This article is excerpted from “Party Animals: A Hollywood Tale of Sex, Drugs and Rock ‘n’ Roll Starring the Fabulous Allan Carr” by Variety senior editor Robert Hofler, to be published in March by Da Capo Press. Copyright 2010.
If he wasn’t the very first Oscar consultant, Allan Carr certainly ranks as the most successful, not to mention colorful, flamboyant and unlikely. His campaign to turn “The Deer Hunter” from a potential B.O. dud to Oscar winner remains the tried-and-true template.
Back in 1978, the openly gay, caftan-wearing Carr celebrated the huge grosses for his new movie “Grease” by opening a Studio 54-style disco in the basement of his Beverly Hills manse Hilhaven Lodge (now owned by Brett Ratner). Meanwhile, across the Hollywood Hills at Universal Pictures, studio chiefs Lew Wasserman, Sid Sheinberg and Thom Mount found themselves in deep trouble. They’d recently flown to Detroit for a preview of “The Deer Hunter,” Michael Cimino’s somber portrait of Vietnam War vets. The Motor City screening did not go well.
“The worst preview I’d ever seen,” says Mount, then president of Universal. “‘The Deer Hunter’ died.”
The film’s producer, Barry Spikings, held a postmortem with U’s top brass, and together they tried to shorten the film’s three-hour running time. Ultimately, “We realized we’d cut the heart out of it,” says Spikings. “We put it back together. But Universal was nervous how to market it.”
Spikings can’t recall why Carr was indebted to him back in 1978, but he did owe him for something. In addition to producing “Grease,” Carr had masterminded the successful marketing of “Tommy” three years earlier.
“Allan was in his cabana at the far end of his pool, dressed in a very relaxed fashion, drinking champagne,” Spikings recalls. From his plush throne of white pillows, Carr extended a bejeweled hand.
“I’ve come to call in a favor,” said Spikings, who then pitched his hard-hitting film. The preview hadn’t gone well, he admitted: “We need someone to market the film, someone like you, Allan.”
Carr liked having his ego stroked as he drank champagne. “You want me to sell a long movie about poor people who go to war and get killed? No thank you,” he said, and promptly finished off the Cristal.
“I’ve got a car waiting,” said Spikings, who somehow got Carr into a limo that sped him away to Universal where a screening room had been reserved.
The next day, Carr sat in Sheinberg’s office, telling the CEO, “This is an important movie, and I want to run the marketing campaign. I know exactly how to sell this incredible movie.” Carr’s first edict to the U brass: “The way to get this film the Academy Award attention it deserves is to play it on the Z Channel.”
The concept was not only revolutionary. In 1978, it was considered box office suicide to release a movie on cable (and later, against Acad rules). But Carr didn’t care about the negligible cut in ticket sales from the tiny Z Channel viewership. He wanted to give the film a patina of prestige. Only three years old, the Z Channel showed an eclectic lineup of foreign-language and indie films, and often showcased them with letter-box and rare director cuts long before those terms were well-known.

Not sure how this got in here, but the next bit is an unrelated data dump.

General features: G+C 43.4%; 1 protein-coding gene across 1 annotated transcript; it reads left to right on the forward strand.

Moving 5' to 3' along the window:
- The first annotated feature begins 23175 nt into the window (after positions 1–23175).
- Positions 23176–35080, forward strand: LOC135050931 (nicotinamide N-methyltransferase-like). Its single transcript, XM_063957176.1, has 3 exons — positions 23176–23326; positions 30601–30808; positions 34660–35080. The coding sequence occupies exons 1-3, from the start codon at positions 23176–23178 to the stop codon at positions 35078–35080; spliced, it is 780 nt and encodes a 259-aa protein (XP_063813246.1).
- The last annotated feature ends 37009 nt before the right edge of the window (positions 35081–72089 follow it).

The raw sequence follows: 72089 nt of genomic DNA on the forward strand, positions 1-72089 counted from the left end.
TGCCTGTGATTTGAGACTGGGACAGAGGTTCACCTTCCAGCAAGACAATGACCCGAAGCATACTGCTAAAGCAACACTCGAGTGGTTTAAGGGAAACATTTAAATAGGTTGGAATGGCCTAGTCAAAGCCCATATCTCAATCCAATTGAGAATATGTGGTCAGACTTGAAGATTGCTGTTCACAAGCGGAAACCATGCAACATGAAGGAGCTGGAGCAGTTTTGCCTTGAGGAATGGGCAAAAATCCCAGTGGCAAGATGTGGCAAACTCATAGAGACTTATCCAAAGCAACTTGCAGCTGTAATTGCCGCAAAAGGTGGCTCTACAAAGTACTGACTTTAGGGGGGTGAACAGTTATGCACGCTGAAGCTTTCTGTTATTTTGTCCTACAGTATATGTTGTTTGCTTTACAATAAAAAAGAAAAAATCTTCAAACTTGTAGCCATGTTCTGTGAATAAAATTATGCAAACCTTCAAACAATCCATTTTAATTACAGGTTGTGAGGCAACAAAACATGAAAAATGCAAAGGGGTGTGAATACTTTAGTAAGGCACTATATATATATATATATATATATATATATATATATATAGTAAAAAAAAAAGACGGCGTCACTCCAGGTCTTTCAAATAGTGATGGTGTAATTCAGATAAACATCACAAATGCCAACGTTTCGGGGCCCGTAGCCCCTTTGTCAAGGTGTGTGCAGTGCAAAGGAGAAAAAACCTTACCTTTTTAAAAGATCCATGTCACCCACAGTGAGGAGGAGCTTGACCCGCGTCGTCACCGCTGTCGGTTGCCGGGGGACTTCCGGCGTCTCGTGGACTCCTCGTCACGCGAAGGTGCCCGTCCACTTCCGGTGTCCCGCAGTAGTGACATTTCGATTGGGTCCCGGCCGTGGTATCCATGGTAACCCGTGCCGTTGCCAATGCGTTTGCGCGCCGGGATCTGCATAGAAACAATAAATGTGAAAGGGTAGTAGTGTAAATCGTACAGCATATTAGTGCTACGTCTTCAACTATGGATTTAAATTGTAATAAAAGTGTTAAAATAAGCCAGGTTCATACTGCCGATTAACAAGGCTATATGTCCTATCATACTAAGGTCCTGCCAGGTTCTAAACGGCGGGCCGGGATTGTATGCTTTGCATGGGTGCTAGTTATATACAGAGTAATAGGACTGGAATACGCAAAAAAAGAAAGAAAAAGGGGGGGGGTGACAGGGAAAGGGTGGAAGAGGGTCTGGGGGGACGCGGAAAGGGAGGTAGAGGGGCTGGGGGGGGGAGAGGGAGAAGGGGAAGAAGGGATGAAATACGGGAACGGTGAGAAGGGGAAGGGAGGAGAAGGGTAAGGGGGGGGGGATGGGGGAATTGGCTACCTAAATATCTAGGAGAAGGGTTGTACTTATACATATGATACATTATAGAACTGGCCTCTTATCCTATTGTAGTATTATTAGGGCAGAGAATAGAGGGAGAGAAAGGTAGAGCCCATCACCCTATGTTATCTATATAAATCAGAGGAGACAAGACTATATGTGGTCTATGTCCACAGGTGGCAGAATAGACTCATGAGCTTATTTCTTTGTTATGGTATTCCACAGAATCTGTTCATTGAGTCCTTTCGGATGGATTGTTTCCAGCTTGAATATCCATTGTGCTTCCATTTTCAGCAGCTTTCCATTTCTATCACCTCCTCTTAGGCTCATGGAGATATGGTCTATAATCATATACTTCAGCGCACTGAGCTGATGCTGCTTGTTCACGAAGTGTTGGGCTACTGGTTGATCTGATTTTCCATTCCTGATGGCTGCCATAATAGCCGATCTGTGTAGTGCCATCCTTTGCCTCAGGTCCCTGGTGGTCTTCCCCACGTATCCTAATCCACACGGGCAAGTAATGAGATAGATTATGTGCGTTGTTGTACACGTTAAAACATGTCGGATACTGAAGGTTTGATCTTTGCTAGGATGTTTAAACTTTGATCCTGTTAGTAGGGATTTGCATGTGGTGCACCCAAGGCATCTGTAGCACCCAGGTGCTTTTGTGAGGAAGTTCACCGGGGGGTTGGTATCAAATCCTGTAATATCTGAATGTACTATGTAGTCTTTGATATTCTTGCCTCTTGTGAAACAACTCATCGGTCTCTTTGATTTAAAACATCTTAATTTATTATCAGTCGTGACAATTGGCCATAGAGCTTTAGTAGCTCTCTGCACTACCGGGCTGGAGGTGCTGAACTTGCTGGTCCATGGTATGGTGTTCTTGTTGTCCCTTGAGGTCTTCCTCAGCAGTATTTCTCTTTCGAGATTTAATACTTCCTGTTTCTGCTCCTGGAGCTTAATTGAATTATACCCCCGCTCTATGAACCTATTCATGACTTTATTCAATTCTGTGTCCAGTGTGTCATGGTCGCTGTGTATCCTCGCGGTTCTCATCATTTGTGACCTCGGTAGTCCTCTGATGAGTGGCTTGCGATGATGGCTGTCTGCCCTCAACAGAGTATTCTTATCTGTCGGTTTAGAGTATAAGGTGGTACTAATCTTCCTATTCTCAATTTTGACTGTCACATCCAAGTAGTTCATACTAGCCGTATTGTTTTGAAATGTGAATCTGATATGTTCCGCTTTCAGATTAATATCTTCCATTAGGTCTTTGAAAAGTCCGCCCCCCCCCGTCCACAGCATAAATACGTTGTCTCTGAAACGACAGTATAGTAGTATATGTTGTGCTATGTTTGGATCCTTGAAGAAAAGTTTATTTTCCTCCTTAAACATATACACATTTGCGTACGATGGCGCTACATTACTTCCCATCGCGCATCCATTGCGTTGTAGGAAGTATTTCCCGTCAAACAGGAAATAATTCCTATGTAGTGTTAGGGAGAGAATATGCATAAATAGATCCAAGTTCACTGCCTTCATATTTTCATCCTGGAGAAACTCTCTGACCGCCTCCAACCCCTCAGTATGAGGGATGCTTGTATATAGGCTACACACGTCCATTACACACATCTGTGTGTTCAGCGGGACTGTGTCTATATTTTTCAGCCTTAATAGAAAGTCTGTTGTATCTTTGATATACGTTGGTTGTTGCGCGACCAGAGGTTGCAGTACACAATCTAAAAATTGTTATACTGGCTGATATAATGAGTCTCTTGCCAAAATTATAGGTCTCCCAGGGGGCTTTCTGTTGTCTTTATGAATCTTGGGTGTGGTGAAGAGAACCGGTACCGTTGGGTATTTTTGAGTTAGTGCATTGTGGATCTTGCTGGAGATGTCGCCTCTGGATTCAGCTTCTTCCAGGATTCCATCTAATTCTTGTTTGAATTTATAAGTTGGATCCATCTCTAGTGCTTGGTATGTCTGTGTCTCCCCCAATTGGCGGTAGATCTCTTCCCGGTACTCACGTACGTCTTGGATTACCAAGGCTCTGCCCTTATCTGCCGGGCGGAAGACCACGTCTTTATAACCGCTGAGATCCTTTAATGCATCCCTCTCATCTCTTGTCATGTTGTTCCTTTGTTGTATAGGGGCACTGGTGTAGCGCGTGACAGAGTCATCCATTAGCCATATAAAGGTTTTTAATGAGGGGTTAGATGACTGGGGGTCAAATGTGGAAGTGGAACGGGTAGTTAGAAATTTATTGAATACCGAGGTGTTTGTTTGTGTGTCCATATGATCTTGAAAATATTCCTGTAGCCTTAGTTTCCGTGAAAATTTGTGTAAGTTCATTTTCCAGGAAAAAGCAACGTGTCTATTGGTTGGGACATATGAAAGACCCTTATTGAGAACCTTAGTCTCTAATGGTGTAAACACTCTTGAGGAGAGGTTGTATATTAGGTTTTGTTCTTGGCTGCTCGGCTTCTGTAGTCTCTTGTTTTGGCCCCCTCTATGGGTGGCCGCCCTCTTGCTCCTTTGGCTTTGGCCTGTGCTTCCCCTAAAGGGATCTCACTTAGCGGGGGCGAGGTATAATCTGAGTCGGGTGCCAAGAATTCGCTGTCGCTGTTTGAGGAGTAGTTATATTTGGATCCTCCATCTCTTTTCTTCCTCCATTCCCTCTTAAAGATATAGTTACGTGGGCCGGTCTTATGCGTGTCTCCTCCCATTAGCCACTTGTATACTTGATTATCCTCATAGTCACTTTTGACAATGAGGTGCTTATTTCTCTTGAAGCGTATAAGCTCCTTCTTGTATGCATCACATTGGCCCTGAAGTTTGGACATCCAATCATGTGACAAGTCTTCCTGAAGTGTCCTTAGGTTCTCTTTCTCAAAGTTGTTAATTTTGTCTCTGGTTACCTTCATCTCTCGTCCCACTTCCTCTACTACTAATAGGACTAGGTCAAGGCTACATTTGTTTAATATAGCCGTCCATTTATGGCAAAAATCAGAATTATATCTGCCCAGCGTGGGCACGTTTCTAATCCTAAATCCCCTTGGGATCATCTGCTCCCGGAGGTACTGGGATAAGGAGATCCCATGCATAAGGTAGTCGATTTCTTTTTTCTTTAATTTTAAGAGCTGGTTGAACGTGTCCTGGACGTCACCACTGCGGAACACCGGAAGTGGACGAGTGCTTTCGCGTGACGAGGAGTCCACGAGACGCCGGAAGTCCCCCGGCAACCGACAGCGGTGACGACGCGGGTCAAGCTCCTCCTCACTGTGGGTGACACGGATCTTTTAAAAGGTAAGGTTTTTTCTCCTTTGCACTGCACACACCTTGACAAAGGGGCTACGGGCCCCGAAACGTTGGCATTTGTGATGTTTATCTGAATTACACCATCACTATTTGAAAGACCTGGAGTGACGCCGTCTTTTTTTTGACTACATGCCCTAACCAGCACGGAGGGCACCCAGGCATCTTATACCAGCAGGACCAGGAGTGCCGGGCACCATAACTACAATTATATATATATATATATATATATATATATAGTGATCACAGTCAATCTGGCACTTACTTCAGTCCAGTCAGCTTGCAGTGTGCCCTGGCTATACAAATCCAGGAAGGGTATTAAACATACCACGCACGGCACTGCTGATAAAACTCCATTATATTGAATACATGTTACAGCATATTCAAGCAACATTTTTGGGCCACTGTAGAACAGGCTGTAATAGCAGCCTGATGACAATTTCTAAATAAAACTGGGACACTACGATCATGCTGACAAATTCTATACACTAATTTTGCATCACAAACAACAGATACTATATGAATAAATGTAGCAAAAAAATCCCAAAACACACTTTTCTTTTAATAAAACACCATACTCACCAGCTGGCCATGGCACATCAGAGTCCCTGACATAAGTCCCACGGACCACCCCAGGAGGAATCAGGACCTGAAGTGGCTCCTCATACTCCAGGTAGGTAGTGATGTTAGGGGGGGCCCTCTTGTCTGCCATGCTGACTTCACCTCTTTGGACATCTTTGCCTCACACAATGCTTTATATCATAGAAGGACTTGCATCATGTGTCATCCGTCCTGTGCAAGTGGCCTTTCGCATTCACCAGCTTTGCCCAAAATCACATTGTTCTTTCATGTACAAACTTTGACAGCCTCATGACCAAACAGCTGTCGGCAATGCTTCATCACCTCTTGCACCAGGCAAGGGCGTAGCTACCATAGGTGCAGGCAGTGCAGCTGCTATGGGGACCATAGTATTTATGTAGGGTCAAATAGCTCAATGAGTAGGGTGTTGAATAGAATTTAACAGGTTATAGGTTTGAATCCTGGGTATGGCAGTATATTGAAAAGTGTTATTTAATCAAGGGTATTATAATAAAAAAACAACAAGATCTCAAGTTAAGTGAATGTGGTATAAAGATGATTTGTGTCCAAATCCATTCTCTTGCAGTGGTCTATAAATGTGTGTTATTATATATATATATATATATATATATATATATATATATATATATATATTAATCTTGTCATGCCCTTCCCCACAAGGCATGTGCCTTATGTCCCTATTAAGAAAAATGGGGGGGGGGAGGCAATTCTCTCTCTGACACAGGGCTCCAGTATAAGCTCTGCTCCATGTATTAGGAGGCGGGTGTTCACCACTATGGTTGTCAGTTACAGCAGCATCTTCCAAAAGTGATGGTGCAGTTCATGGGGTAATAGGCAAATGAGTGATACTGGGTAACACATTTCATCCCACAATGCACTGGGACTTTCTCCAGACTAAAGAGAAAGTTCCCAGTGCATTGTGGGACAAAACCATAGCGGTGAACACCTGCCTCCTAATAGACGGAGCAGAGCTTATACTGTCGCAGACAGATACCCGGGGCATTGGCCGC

“We will cultivate the right audience,” Carr said. “?’The Deer Hunter’ is an Oscar winner!”
It baffled him why U would preview such a quality film in Detroit. In his opinion, a more agreeable environment would have been New York’s Little Carnegie Cinema, where the auds were “edgy and sophisticated.” Carr also insisted that the film open in only two theaters — one in New York, the other in L.A. — for a mere two weeks at year’s end. Then rerelease it wide after the Oscar noms were announced.
“It’s a common pattern today. But it was unheard of in 1978,” says Mount. “Allan’s campaign for ‘The Deer Hunter’ was the beginning of Oscar consultants. Now everybody does it.”
Mount wasn’t the only one who considered Carr a marketing genius. “I saved ‘The Deer Hunter,’?” Carr said. “Universal would have buried it in Iowa last fall if I hadn’t seen it and hollered that this is a masterpiece and then fought for it.”
Cimino’s pic won five Oscars, including best picture, and it turned Carr into a marketing legend. Not that it was a hat he cared to wear again for any old film. A movie exec once made the mistake of approaching him at Le Dome to ask a favor: “Would you market this new film?”
Carr had already been to an early screening of the comedy, and finding it not funny, he wanted nothing to do with it. He didn’t whisper back his reply. He shouted his nay vote so that everyone in the restaurant could hear: “?’Ishtar’ is ‘rat shit’ spelled backwards!”
One of Carr’s follow-up forays into Oscar land did not end so felicitously. In 1989, he produced the Oscar telecast, and his decision to have an atonal Rob Lowe serenade an unknown actress in Snow White drag engendered a Disney lawsuit for copyright infringement, as well as very public complaints from Gregory Peck, Paul Newman and other movie stalwarts. Carr never produced again. He died in 1999 at the age of 62.